Changing Venue – When Is It Appropriate?

Many people who choose to represent themselves completely misunderstand two of the basic principles of law, venue and jurisdiction. To be honest, a lot of lawyers know it when they see it, but are hard pressed to explain it.

As I mentioned in an earlier post, you have to be careful what you read on the internet and especially when it is published by someone that has no legal experience. Our writer(s) have all been to law school or, at least, are qualified paralegals and so have the background to write on these issues.

In the short form, venue is where a court is supposed to hear a case, jurisdiction is which type of court has the power to hear it. Venue can be, and often is, waived, jurisdiction cannot be waived.

Just recently I was involved in what was basically an argument online with someone about their case and it involved the concept of venue and jurisdiction so I thought I'd write an article on it for the website in the hopes that it will prevent some of you from looking foolish if you file the wrong motion.

A change of venue is used ONLY in the same state. The argument I mentioned above was with a gentleman who "knew the law" and wanted to file a Motion to Change Venue to a different state. There is no such animal no matter what you read on the internet. Let me say it again, a Motion to Change Venue is only filed when you are trying to change the case to a different part of the state.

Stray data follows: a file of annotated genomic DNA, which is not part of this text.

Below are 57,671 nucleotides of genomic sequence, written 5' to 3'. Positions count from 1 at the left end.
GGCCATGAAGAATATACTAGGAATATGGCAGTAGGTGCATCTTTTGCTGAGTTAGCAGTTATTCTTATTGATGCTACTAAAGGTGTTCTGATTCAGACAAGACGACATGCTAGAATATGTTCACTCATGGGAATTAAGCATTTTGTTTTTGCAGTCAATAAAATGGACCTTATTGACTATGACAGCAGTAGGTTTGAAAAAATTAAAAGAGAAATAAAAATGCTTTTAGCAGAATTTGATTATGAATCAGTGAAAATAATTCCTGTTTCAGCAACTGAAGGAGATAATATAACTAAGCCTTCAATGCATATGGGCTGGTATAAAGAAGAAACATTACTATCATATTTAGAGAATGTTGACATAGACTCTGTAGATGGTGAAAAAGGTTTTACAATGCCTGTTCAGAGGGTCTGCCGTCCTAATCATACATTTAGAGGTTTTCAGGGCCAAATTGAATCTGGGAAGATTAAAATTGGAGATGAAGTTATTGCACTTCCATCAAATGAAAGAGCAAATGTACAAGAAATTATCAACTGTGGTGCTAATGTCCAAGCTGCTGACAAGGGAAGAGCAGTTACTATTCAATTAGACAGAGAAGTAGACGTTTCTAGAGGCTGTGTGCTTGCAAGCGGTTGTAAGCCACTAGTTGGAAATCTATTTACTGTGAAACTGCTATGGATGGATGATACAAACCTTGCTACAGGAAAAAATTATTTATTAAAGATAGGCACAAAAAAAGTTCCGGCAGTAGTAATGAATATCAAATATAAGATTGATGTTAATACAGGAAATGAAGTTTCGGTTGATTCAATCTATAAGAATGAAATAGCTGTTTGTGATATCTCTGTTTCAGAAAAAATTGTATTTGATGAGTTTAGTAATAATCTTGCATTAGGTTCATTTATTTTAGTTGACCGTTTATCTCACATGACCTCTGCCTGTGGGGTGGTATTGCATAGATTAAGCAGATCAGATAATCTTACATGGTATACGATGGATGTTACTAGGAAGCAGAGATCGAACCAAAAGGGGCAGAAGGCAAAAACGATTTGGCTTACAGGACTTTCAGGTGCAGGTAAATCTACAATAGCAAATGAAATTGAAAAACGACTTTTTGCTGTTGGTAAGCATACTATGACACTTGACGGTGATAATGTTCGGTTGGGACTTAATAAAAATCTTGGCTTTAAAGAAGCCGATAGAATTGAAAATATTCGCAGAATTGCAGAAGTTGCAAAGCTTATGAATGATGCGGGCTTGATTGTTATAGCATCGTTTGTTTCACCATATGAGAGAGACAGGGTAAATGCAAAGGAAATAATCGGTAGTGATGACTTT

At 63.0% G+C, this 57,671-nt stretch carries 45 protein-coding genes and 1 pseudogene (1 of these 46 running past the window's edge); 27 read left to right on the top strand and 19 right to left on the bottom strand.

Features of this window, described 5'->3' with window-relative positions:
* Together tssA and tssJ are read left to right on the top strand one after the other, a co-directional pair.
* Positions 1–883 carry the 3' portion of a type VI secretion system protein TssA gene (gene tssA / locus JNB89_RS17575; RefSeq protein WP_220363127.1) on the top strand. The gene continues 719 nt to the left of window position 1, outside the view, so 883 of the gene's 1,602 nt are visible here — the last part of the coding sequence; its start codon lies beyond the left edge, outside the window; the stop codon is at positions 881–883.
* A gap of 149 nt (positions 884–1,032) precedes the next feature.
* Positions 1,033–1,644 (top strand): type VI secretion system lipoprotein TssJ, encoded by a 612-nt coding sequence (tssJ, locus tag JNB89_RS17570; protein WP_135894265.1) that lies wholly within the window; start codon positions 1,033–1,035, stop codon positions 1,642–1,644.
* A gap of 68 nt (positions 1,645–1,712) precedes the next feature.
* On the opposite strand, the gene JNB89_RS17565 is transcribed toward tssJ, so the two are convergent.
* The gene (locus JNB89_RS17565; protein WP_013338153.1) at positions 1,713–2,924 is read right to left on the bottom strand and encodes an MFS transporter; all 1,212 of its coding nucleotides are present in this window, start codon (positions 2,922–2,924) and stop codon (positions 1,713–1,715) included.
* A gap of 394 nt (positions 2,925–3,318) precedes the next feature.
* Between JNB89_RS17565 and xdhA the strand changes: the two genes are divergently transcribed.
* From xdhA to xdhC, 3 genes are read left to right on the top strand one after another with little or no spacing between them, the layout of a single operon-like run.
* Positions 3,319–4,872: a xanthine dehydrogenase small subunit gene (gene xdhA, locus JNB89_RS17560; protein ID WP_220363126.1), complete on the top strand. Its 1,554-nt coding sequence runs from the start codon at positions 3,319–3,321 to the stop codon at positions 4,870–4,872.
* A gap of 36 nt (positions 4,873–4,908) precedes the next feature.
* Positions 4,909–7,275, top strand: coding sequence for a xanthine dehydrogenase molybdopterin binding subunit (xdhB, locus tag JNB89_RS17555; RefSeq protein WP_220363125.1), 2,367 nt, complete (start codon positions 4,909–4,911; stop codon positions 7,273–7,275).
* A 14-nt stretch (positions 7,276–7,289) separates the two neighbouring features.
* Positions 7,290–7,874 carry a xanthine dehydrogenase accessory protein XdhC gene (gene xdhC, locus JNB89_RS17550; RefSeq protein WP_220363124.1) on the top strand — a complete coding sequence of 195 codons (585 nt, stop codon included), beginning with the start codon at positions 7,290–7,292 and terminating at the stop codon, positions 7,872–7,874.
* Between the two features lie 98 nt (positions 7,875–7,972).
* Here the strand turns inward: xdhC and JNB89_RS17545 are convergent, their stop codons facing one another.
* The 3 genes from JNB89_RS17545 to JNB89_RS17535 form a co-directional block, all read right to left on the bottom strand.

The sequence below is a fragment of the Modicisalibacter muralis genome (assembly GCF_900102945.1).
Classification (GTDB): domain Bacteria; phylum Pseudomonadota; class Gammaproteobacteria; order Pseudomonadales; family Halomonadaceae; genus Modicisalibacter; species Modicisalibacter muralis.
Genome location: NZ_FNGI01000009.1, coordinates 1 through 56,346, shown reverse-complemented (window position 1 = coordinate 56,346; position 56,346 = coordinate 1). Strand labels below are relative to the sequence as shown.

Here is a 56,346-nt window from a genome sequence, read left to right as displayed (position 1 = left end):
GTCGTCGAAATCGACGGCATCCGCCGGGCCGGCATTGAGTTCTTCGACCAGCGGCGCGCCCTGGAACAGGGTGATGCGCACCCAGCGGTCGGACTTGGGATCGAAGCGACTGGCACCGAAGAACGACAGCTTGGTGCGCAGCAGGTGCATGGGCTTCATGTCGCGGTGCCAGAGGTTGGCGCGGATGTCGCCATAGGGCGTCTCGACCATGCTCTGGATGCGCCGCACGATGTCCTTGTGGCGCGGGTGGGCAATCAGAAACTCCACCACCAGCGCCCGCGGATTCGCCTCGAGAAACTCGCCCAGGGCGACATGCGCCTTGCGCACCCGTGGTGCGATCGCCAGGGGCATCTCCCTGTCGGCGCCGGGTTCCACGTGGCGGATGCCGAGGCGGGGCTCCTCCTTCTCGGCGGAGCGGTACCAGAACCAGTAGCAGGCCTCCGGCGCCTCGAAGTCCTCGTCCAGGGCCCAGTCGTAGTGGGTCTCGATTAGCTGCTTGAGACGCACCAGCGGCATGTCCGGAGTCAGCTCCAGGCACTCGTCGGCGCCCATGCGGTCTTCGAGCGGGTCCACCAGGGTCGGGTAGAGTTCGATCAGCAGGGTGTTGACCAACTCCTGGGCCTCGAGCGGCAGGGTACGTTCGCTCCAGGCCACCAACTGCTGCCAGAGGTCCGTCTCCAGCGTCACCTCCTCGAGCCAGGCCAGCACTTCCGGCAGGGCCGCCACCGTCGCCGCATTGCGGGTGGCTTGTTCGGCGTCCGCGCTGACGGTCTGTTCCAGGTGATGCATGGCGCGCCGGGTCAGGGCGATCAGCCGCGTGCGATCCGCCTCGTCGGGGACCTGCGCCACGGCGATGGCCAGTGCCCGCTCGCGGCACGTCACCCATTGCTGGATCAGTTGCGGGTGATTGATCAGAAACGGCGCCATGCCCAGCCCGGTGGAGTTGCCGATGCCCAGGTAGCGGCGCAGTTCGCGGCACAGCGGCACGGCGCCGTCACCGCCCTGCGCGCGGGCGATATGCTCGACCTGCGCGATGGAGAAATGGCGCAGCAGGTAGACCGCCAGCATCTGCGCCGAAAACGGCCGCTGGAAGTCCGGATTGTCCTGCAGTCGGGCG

The proper response to a case filed in the wrong state is some form of a plea to the  jurisdiction. These are also known as Special Appearances and by a few mother names depending on the state.

One final note, since venue can be waived, if you file the wrong thing at the wrong time you have "submitted yourself to the jurisdiction of the court" and "waived venue", which means that you'll be fighting the case in the wrong court.

If you have any questions you can usually buy an hour or so of an attorney's time to figure out what needs to be done. It's better to spend a few bucks than to lose the whole case because you filed the wrong papers.

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